Submersibles discover top-secret Japanese submarines
(PhysOrg.com) -- Two World War II Japanese submarines, designed with revolutionary technology to attack the U.S. mainland, have been discovered off the Hawaiian coast of Oʻahu. They are the I-14, which carried two aircraft while submerged; and the I-201, one of the fastest attack subs of WWII. The submarines are widely believed to have been intentionally sunk by the U.S. Navy at the end of the war to keep the technology from the Soviet Union.
The announcement of the discovery was made by the National Oceanic and Atmospheric Administration’s (NOAA’s) Undersea Research Lab at the University of Hawai‘i at Mānoa and by National Geographic Channel.
The subs, intended as part of a top-secret plan by the Imperial Japanese Navy to attack the U.S. mainland, including New York City and Washington, D.C., were last seen in 1946 when the American Navy intentionally sunk them, reportedly to keep their advanced technology out of Soviet hands during the opening chapters of the Cold War.
"This is one of the more significant marine heritage findings in recent years," said Dr. Hans Van Tilburg, of NOAA’s Office of National Marine Sanctuaries, which assists the Hawai’i Undersea Research Lab (HURL) and other regional research centers in their maritime archaeology surveys. “These submarines are 60-year-old time capsules offering firsthand insight into a military technology that was far ahead of its time — so much so that if introduced earlier and in greater numbers, the submarines had the potential to turn the tide of war.”
Since 1992, a team led by Terry Kerby, HURL operations director and chief pilot, has used the manned submersibles Pisces IV and Pisces V during test and trial dives to hunt for the submarines and other lost maritime heritage artifacts. In March 2005, the I-401, which carried three aircraft, was the first submarine located. Its discovery was publicly announced that same year. The I-400, sister ship to the I-401, remains undiscovered. The I-14 and the I-201 attack submarines ― which were both capable of staying submerged for up to a month ― were discovered in February 2009, with the official public announcement today.
Rare 16mm film footage, taken by the U.S. Navy in 1946 of the I-14 submarine as she was sunk, revealed a target area the team had never explored before. At a depth of almost 3,000 feet, the two newly discovered subs were identified by signs of a catapult launch ramp on the forward deck leading to the bow and the ship’s numbers painted on the conning tower.
Japan’s aircraft-carrying submarines held up to three folding-wing float plane bombers that could be launched by catapult just minutes after surfacing. Each aircraft could carry a powerful 1,800-pound bomb to attack the U.S. mainland. Though the targets later shifted, none of the missions were carried out.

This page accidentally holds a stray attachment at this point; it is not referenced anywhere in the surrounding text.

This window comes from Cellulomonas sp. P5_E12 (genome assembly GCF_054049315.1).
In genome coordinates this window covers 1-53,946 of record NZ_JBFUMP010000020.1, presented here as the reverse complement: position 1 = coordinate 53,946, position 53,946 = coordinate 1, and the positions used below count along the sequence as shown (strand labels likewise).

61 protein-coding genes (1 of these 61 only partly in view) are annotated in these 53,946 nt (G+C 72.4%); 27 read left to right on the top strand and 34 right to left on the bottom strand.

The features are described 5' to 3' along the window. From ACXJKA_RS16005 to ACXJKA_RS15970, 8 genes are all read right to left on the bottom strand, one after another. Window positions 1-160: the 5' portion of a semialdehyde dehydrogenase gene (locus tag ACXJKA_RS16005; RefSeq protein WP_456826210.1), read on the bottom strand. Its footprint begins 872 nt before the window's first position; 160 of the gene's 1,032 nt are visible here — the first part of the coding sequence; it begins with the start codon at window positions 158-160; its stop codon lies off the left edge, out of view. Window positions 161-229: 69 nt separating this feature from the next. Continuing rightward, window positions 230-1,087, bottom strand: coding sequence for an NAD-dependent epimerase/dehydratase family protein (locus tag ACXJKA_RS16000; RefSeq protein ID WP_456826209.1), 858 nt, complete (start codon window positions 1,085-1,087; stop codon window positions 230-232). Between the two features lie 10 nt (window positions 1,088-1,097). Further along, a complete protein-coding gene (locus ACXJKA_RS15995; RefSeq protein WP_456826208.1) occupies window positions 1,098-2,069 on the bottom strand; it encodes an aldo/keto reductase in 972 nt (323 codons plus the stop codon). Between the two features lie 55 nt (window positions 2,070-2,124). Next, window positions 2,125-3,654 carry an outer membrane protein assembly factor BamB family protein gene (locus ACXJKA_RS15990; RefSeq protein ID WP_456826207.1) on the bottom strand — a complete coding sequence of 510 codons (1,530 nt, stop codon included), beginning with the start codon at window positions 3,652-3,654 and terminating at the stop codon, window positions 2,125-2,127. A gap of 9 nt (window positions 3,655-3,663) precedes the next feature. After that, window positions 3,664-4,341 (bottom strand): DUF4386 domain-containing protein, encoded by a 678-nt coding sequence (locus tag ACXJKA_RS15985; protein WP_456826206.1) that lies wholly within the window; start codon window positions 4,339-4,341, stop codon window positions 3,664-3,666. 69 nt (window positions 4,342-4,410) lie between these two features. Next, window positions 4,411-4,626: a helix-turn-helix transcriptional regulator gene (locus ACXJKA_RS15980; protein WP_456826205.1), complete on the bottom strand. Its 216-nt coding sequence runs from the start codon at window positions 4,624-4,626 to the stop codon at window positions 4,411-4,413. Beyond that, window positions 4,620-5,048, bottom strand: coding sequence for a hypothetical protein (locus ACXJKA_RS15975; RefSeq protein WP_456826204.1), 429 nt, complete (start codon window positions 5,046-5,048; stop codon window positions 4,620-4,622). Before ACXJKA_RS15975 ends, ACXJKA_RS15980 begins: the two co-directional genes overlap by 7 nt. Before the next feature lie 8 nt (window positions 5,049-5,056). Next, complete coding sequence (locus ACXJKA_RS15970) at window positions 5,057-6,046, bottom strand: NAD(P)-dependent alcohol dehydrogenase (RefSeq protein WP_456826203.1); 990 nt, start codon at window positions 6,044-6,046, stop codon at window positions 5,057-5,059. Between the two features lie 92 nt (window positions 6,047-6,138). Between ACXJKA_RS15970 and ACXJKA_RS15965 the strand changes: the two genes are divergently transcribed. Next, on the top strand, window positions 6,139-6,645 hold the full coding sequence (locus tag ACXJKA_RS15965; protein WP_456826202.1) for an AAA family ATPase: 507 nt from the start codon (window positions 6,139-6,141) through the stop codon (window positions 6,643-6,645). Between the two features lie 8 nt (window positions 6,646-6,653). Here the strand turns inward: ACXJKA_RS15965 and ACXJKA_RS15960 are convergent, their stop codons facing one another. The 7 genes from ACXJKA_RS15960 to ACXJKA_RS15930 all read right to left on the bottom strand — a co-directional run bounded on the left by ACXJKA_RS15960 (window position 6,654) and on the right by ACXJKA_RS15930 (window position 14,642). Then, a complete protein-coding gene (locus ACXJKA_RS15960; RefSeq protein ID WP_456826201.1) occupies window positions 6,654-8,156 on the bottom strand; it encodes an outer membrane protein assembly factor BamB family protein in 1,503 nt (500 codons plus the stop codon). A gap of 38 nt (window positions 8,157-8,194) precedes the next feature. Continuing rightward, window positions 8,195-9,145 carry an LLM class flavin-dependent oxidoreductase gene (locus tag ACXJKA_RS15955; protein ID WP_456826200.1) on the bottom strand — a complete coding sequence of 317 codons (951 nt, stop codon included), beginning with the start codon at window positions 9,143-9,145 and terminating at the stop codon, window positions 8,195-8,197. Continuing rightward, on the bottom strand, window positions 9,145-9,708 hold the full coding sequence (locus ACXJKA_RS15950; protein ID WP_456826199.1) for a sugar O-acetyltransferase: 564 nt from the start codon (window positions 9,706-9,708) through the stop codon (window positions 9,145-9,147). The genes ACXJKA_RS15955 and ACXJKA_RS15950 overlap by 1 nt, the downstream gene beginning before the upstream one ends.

Longer than a football field at 400 feet, the I-400 “Sen-Toku” class were the largest submarines ever built until the introduction of nuclear-powered submarines in the 1950s. With a range of 37,500 miles, they were able to go one and a half times around the globe without refueling, a capability that, to this day, has never been matched by any other diesel-electric submarine.
At the end of WWII, the U.S. Navy captured the subs and had exclusive access to their technology. When the Soviet Union demanded access in 1946 under the terms of the treaty that ended the war, the U.S. Navy sunk the subs off the coast of Oʻahu and claimed to have no information on their precise location.
The wreckage of the submarines will be seen for the first time in high definition in Hunt for the Samurai Subs. The film includes the WWII-era 16mm film footage shot by Charles Alger, a retired U.S. Navy chief in charge of the 1-14. In an interview, Alger says of the sinking, “It was very sickening, the moment of the explosion. But like any good sailor, a job is done, and we’ve done it ... I never ever thought that it would ever be seen by a human being again.” Retired U.S. Navy commander Buck Catlin explains the rationale behind it: “It was decided to take those submarines out to sea off of Pearl Harbor, one at a time, and fire torpedoes and sink them. One of the main objects was to keep them away from the Russians, so we kept it quiet. And that’s one of the reasons why the Submarine Force never advertised what we’re talking about today.”
Other key interviews in the film include Atsushi Asamura, a kamikaze pilot assigned to the I-401 aircraft-carrying submarine; Van Tilburg, who also surveyed the underwater wreckage; and Dik Daso, curator of modern military aircraft at the Smithsonian’s National Air and Space Museum, which houses the sole surviving Aichi M6A1 Seiran plane built for the Japanese subs.
Provided by University of Hawaiʻi at Mānoa